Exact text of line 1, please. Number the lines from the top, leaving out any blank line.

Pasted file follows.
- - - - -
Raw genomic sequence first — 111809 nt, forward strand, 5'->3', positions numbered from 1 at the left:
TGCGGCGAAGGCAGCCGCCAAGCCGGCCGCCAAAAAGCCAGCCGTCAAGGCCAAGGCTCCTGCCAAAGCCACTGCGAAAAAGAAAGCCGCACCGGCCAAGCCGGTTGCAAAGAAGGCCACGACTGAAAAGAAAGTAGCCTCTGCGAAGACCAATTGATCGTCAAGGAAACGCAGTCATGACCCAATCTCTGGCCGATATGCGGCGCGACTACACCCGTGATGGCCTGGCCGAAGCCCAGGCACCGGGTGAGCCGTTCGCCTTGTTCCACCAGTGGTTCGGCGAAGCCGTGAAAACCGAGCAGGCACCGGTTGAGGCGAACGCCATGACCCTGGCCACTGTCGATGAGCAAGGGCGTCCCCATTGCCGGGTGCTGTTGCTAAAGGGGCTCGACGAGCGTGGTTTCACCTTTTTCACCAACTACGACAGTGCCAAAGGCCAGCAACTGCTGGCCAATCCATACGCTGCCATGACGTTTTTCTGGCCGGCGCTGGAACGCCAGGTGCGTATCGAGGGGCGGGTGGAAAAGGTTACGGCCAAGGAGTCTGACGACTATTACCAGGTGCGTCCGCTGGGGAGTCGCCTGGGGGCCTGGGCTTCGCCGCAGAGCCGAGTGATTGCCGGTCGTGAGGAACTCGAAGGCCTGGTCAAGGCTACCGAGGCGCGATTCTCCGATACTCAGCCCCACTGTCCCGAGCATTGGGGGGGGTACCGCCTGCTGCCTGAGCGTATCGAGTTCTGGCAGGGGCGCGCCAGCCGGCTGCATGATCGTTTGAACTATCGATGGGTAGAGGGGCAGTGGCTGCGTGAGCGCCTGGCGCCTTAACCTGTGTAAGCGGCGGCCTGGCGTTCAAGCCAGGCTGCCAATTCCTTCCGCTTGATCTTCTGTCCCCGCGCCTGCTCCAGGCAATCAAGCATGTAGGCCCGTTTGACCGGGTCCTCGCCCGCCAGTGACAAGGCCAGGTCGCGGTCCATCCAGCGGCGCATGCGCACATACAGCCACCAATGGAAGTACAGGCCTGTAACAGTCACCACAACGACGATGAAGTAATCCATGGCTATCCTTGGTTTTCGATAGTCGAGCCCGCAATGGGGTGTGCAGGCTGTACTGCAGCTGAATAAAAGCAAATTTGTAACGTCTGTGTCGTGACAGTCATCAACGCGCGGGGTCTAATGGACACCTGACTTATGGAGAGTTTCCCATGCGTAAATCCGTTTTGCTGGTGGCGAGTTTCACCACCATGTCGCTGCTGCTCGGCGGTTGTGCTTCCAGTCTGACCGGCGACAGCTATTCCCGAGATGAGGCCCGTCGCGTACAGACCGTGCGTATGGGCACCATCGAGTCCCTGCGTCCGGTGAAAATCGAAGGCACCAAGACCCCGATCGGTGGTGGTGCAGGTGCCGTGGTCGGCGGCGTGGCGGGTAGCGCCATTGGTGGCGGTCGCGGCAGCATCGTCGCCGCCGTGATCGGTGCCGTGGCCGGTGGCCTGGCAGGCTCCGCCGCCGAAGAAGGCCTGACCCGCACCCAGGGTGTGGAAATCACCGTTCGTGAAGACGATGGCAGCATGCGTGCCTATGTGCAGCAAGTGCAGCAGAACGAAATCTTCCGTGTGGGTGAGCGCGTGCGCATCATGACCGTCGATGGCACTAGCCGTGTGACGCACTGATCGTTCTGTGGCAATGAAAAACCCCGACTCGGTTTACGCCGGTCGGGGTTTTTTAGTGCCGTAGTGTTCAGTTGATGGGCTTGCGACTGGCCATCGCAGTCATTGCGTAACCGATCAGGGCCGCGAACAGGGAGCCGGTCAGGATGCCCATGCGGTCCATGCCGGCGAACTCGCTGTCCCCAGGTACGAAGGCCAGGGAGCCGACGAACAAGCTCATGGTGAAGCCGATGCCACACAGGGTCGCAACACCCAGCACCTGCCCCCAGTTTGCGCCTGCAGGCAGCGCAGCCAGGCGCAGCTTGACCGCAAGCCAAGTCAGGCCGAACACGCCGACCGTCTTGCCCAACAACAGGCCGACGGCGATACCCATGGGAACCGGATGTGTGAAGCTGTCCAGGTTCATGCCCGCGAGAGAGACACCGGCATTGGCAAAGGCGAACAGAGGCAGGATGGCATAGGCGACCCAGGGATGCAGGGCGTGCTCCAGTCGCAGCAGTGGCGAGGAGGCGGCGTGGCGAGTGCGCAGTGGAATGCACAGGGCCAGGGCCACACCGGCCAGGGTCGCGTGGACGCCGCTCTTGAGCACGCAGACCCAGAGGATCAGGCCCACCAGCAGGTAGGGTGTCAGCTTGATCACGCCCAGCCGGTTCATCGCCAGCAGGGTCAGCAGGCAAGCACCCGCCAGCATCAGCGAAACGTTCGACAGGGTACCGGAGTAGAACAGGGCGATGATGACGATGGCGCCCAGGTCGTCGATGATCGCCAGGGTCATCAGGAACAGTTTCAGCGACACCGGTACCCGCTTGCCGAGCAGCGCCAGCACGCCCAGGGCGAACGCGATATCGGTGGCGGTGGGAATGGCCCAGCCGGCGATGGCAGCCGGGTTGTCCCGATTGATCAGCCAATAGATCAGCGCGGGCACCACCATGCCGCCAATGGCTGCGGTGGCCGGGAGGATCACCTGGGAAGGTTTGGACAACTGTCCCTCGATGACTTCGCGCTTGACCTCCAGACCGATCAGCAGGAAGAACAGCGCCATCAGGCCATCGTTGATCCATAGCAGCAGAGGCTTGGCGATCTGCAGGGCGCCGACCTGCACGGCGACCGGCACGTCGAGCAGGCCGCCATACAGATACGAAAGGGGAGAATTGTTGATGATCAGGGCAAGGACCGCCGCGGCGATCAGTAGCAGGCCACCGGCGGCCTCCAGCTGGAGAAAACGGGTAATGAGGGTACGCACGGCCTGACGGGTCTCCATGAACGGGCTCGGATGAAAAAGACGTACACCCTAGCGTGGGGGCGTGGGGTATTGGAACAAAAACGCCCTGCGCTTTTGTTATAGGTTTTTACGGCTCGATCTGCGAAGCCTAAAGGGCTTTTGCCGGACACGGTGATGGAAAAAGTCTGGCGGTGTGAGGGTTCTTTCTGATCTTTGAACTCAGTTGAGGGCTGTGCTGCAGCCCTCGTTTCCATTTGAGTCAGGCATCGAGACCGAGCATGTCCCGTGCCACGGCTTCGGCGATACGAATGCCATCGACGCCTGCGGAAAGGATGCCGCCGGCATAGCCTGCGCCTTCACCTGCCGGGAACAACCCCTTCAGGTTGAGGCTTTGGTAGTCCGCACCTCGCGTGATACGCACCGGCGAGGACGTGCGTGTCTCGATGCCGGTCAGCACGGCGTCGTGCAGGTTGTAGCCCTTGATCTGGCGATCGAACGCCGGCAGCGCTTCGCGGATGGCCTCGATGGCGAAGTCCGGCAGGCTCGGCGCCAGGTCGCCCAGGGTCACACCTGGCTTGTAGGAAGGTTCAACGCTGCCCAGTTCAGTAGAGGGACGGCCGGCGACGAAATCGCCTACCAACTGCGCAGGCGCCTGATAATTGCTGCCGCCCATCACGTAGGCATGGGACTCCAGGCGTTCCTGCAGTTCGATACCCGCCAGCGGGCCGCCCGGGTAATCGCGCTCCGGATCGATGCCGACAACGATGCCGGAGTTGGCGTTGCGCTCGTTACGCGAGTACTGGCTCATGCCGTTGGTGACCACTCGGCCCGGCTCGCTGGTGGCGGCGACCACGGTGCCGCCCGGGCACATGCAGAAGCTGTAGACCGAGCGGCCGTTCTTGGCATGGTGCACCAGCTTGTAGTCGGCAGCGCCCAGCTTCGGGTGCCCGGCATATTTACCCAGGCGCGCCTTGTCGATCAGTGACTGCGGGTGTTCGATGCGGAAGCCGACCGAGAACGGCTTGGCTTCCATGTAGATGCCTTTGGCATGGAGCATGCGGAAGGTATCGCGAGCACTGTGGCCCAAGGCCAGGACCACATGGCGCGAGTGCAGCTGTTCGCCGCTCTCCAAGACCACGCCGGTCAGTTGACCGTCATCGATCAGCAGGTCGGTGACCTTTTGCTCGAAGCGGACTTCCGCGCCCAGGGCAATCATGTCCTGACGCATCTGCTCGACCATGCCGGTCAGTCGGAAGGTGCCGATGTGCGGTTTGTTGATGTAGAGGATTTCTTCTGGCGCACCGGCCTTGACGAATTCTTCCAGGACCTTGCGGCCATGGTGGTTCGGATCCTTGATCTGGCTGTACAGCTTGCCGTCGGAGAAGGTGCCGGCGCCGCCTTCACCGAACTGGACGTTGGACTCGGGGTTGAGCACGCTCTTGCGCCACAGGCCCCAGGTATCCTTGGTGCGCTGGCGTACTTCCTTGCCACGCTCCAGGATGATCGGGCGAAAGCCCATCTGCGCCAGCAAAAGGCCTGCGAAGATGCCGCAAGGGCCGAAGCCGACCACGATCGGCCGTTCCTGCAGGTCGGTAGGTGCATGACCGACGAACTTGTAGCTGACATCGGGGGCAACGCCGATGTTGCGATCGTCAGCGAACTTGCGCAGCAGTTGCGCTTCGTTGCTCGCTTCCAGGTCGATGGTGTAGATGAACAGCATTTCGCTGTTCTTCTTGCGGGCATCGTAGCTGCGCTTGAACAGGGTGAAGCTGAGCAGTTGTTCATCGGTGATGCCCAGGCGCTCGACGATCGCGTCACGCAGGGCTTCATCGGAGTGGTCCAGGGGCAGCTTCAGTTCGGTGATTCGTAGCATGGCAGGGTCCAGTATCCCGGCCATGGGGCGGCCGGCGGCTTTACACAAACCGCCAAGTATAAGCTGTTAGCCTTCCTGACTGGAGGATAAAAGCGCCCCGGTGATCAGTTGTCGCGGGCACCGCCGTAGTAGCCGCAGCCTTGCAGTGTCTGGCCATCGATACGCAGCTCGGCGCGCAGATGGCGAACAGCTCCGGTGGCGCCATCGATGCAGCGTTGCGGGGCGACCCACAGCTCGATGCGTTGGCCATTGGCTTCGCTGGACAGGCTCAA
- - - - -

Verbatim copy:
Raw genomic sequence first — 111809 nt, forward strand, 5'->3', positions numbered from 1 at the left: